QNED vs OLED Tv, Which Should You Choose?


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Newer technologies such as QNED and OLED TVs are replacing LCD and Plasma TVs when it comes to purchasing a new television. What, therefore, is the distinction?

It's difficult to distinguish between the two names due to their similarity in pronunciation. Let us explain the distinctions between these two television technologies so you can decide which is preferable for your home.


QNED is the name LG has given to their quantum dot-equipped (Q), NanoCell (N) "emitting diode (ED)" TVs, which were available in 2021. We don't blame you if you're scratching your head over this one. However, in competition, Samsung accomplished it first with "QLED."

On paper, QNED TVs seem to provide a winning mix of technology, despite the complex nomenclature structure. These are standard LED/LCD televisions, but they are additionally outfitted with quantum dots (explained above). They also have LG's unique NanoCell technology, which the firm claims as particles that absorb undesirable light wavelengths. Finally, they have mini-LED backlights.

While the details get more complicated as you go deeper, the main thing to know about "QNED" is that you're getting a quantum dot version of LG's famous NanoCell TVs. It is an LG TV if it says "QNED."


LG makes OLED TVs, and the OLED55C9P, LG's response to OLED, was introduced in 2016. The 3,000:1 contrast ratio on these TVs is superior to that of previous models. This is one of the most expensive flat-screen TVs currently on the market.

The colors on this model have incredible contrast, flawless gradation, and great saturation because of its wide color gamut. You can adjust the display and its natural color output since it's slightly similar to a plasma TV's image.

Unlike OLEDs, plasmas use a different backlighting technique for their LEDs. Each pixel can be turned off separately, so OLED screens can achieve the optimum contrast.

Other Benefits of Using OLEDs

Additionally, these TVs are superior in contrast to LED/LCD televisions. In contrast to LCD versions, OLED TVs don't need extra technologies like color phosphors or quantum dots to provide vibrant colors. To reduce the thickness of OLED TVs, they don't require a backlight or a variety of transistor/stabilizing layers inside the screen.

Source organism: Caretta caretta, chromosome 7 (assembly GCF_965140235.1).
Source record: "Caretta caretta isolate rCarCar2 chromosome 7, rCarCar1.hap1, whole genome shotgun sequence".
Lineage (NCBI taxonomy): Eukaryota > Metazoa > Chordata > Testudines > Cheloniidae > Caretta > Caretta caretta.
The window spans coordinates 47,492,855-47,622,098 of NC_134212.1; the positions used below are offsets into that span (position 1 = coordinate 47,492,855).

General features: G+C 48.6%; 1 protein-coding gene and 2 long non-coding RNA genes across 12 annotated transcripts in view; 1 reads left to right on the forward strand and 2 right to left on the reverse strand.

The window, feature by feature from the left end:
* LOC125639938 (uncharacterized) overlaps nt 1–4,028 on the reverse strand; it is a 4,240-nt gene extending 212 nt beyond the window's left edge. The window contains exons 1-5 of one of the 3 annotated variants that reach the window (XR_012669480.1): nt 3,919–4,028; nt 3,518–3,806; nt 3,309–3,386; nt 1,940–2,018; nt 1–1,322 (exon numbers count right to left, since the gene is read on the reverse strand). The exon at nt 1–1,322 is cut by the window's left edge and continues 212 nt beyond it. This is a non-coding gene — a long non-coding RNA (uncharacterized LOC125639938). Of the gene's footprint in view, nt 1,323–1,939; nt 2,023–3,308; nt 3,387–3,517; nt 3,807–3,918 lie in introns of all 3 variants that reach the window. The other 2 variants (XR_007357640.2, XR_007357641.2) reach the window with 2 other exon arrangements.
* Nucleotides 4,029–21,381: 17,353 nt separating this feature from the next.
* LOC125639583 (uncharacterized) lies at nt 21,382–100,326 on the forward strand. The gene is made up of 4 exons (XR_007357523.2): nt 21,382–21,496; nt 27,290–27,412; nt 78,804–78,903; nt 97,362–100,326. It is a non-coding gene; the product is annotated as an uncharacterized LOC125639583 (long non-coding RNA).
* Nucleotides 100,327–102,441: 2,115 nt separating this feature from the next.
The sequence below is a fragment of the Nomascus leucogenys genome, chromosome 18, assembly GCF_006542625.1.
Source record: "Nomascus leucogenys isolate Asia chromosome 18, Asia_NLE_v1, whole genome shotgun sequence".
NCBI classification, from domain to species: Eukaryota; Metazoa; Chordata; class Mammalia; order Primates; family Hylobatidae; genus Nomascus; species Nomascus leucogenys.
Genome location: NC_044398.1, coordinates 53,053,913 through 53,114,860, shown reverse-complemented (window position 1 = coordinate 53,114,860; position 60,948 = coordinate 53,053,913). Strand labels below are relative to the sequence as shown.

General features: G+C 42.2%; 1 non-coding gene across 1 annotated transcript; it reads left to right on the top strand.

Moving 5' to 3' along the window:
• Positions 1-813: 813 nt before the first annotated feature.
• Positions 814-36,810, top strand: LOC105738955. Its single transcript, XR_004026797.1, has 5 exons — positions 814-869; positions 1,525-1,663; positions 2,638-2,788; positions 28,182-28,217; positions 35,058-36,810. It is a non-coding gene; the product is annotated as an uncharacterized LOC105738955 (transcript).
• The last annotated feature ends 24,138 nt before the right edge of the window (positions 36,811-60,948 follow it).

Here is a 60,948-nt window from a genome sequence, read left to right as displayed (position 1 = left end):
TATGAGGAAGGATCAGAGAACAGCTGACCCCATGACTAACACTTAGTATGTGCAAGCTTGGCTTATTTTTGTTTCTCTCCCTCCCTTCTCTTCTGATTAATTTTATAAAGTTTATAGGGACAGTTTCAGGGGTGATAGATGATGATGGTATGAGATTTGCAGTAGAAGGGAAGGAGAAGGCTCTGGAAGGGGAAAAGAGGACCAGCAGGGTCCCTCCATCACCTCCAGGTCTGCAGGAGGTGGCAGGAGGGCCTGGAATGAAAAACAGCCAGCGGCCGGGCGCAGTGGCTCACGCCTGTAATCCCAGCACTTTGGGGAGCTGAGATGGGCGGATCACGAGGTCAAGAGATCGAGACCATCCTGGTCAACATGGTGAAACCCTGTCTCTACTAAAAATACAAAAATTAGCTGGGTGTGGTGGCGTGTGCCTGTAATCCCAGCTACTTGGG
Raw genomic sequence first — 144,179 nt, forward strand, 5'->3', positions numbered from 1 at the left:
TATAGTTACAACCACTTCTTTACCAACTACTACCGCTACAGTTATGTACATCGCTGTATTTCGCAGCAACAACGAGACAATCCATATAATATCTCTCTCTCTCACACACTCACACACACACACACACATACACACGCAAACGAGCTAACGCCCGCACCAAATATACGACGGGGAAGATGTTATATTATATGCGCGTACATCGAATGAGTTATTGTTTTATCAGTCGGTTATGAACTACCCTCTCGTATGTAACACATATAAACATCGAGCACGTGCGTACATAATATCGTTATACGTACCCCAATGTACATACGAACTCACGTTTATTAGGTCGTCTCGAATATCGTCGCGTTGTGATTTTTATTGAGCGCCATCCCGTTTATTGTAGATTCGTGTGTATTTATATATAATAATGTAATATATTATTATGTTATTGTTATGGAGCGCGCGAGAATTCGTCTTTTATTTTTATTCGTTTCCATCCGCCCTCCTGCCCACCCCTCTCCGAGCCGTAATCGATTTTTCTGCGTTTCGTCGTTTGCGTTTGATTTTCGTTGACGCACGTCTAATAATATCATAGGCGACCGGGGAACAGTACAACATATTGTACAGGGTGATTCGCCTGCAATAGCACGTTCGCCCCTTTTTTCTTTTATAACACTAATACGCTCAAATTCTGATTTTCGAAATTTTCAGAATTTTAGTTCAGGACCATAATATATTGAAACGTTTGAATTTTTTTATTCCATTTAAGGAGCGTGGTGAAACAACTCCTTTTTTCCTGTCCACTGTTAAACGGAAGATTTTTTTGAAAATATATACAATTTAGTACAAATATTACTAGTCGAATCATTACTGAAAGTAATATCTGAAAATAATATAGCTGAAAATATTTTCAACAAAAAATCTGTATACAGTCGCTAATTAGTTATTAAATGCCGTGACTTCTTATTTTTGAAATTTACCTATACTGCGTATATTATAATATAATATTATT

The Argument: QNED vs. OLED

OLED TVs continue to be the best, despite LG's use of QNED, one of the company's newest TV technologies. A statement in an LG news release even recognizes this. Independent dimming control is the most significant distinction between QNED and OLED. Dimmable light bulbs are still used in QNED TVs despite the fact that they contain several dimming zones. It is possible to generate a larger range of colors or no color using organic, carbon-based material in OLED TVs. Individual OLED pixels can be turned off, whereas QNED pixels can only be dimmed. This means that OLED TVs offer the greatest blacks since individual pixels can be turned off.

OLED TVs provide the best image quality; thus, those looking for the most expensive TV should get one of them. OLED TVs are excellent choices for individuals who do not want to spend a lot of money. The reality is that fantastic TVs are available at all price levels. Simple online searches reveal that buyers have a wide range of possibilities. Purchases of models from previous years are wise since they may be much less expensive than current models. At the same time, yearly advances in TVs are substantially less in comparison. Even while it may take a long time for the price of QNED TVs to drop significantly, it's an option to consider waiting for an earlier model.


Samsung's research on QNED has surely given OLED a wake-up call since some experts feel that OLED self-luminous display technology is the greatest option for the next-generation mainstream technology. It is well-known that Samsung has a large OLED technological reserve; nonetheless, the company seems to be hedging its bets and investing in LED technology.

Other minor variations between the two devices include reaction time, native refresh rates, and price. For example, higher display quality on OLED TVs drives up the price. To get the most bang for your buck, an OLED TV is your preferred alternative. In contrast, a QNED television is the best option if you are interested in pixel material and pixel technology with little care about price.


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